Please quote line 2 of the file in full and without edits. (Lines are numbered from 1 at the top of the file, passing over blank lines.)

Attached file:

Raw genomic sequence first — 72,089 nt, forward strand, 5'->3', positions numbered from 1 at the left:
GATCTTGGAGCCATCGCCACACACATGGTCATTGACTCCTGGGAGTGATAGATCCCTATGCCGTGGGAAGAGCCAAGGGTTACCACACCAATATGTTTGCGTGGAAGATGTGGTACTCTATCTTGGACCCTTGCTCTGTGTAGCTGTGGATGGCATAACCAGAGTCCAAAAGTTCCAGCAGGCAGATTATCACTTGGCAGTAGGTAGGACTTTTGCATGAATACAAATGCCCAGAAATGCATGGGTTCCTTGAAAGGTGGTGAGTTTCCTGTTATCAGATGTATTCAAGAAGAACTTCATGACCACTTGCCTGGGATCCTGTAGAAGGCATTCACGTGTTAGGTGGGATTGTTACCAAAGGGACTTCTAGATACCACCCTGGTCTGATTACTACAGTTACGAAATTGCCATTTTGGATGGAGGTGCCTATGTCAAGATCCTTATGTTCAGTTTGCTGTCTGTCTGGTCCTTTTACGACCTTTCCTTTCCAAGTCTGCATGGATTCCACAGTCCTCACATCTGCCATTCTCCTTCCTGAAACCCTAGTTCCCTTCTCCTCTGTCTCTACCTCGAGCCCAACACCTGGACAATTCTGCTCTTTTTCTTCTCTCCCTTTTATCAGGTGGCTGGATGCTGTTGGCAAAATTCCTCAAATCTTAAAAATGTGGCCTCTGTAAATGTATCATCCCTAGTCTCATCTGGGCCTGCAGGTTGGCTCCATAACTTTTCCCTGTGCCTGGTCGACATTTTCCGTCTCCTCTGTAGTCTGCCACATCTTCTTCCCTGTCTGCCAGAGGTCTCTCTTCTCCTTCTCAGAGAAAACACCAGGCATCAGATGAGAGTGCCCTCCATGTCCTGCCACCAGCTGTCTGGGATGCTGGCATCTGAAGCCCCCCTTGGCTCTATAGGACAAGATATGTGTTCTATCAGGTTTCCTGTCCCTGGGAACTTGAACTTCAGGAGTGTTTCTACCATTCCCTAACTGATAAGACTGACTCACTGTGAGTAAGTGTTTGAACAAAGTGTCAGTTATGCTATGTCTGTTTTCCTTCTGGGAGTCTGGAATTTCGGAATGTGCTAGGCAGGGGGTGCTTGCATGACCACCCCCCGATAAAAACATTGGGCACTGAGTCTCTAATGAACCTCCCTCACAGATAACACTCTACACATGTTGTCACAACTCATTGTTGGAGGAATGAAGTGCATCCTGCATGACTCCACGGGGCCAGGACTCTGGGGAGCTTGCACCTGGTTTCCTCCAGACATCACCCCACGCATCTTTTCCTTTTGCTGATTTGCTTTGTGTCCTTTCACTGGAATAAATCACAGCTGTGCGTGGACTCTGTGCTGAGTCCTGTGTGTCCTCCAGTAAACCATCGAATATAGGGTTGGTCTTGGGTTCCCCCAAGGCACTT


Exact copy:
GATCTTGGAGCCATCGCCACACACATGGTCATTGACTCCTGGGAGTGATAGATCCCTATGCCGTGGGAAGAGCCAAGGGTTACCACACCAATATGTTTGCGTGGAAGATGTGGTACTCTATCTTGGACCCTTGCTCTGTGTAGCTGTGGATGGCATAACCAGAGTCCAAAAGTTCCAGCAGGCAGATTATCACTTGGCAGTAGGTAGGACTTTTGCATGAATACAAATGCCCAGAAATGCATGGGTTCCTTGAAAGGTGGTGAGTTTCCTGTTATCAGATGTATTCAAGAAGAACTTCATGACCACTTGCCTGGGATCCTGTAGAAGGCATTCACGTGTTAGGTGGGATTGTTACCAAAGGGACTTCTAGATACCACCCTGGTCTGATTACTACAGTTACGAAATTGCCATTTTGGATGGAGGTGCCTATGTCAAGATCCTTATGTTCAGTTTGCTGTCTGTCTGGTCCTTTTACGACCTTTCCTTTCCAAGTCTGCATGGATTCCACAGTCCTCACATCTGCCATTCTCCTTCCTGAAACCCTAGTTCCCTTCTCCTCTGTCTCTACCTCGAGCCCAACACCTGGACAATTCTGCTCTTTTTCTTCTCTCCCTTTTATCAGGTGGCTGGATGCTGTTGGCAAAATTCCTCAAATCTTAAAAATGTGGCCTCTGTAAATGTATCATCCCTAGTCTCATCTGGGCCTGCAGGTTGGCTCCATAACTTTTCCCTGTGCCTGGTCGACATTTTCCGTCTCCTCTGTAGTCTGCCACATCTTCTTCCCTGTCTGCCAGAGGTCTCTCTTCTCCTTCTCAGAGAAAACACCAGGCATCAGATGAGAGTGCCCTCCATGTCCTGCCACCAGCTGTCTGGGATGCTGGCATCTGAAGCCCCCCTTGGCTCTATAGGACAAGATATGTGTTCTATCAGGTTTCCTGTCCCTGGGAACTTGAACTTCAGGAGTGTTTCTACCATTCCCTAACTGATAAGACTGACTCACTGTGAGTAAGTGTTTGAACAAAGTGTCAGTTATGCTATGTCTGTTTTCCTTCTGGGAGTCTGGAATTTCGGAATGTGCTAGGCAGGGGGTGCTTGCATGACCACCCCCCGATAAAAACATTGGGCACTGAGTCTCTAATGAACCTCCCTCACAGATAACACTCTACACATGTTGTCACAACTCATTGTTGGAGGAATGAAGTGCATCCTGCATGACTCCACGGGGCCAGGACTCTGGGGAGCTTGCACCTGGTTTCCTCCAGACATCACCCCACGCATCTTTTCCTTTTGCTGATTTGCTTTGTGTCCTTTCACTGGAATAAATCACAGCTGTGCGTGGACTCTGTGCTGAGTCCTGTGTGTCCTCCAGTAAACCATCGAATATAGGGTTGGTCTTGGGTTCCCCCAAGGCACTT